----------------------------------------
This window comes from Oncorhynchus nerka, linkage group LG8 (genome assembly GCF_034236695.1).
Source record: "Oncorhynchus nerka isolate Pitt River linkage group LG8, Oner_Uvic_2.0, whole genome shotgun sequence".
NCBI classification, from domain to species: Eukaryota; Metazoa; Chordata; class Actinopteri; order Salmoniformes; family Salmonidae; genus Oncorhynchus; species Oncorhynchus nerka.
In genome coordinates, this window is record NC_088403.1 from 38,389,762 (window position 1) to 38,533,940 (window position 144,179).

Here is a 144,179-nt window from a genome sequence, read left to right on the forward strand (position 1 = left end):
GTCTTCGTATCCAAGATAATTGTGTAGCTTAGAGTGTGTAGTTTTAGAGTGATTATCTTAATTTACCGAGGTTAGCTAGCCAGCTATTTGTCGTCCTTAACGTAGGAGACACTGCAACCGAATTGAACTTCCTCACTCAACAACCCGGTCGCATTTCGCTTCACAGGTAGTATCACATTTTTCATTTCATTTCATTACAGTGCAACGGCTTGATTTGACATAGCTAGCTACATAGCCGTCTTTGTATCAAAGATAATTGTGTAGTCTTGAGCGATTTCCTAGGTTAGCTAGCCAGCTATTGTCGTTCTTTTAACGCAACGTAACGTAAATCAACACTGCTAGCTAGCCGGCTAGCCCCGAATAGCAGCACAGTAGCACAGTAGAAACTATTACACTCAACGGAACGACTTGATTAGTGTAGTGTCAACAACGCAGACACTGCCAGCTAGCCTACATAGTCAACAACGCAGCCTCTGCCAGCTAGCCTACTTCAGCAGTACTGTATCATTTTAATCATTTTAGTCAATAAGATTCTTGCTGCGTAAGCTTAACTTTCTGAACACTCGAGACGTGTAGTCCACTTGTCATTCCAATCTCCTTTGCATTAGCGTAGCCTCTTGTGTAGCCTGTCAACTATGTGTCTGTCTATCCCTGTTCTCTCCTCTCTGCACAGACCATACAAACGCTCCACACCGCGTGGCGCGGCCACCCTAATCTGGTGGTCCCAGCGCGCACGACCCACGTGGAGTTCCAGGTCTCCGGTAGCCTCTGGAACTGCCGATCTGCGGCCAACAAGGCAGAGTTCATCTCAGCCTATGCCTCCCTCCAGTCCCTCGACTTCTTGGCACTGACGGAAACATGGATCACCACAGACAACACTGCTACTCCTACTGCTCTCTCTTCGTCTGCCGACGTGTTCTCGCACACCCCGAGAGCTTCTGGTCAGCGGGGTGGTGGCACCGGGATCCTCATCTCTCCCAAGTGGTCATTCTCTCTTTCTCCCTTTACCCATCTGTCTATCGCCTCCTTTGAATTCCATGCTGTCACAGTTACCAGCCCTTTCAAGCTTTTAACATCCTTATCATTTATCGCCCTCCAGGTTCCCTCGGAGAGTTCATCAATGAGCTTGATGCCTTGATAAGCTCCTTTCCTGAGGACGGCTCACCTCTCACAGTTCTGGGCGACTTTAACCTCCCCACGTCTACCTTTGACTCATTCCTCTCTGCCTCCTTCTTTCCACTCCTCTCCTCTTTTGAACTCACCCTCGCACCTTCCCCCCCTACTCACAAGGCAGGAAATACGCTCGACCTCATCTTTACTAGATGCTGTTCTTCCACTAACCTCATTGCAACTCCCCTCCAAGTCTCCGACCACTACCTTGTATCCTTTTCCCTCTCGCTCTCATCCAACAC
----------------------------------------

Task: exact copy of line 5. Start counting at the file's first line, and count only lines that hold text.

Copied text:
Here is a 144,179-nt window from a genome sequence, read left to right on the forward strand (position 1 = left end):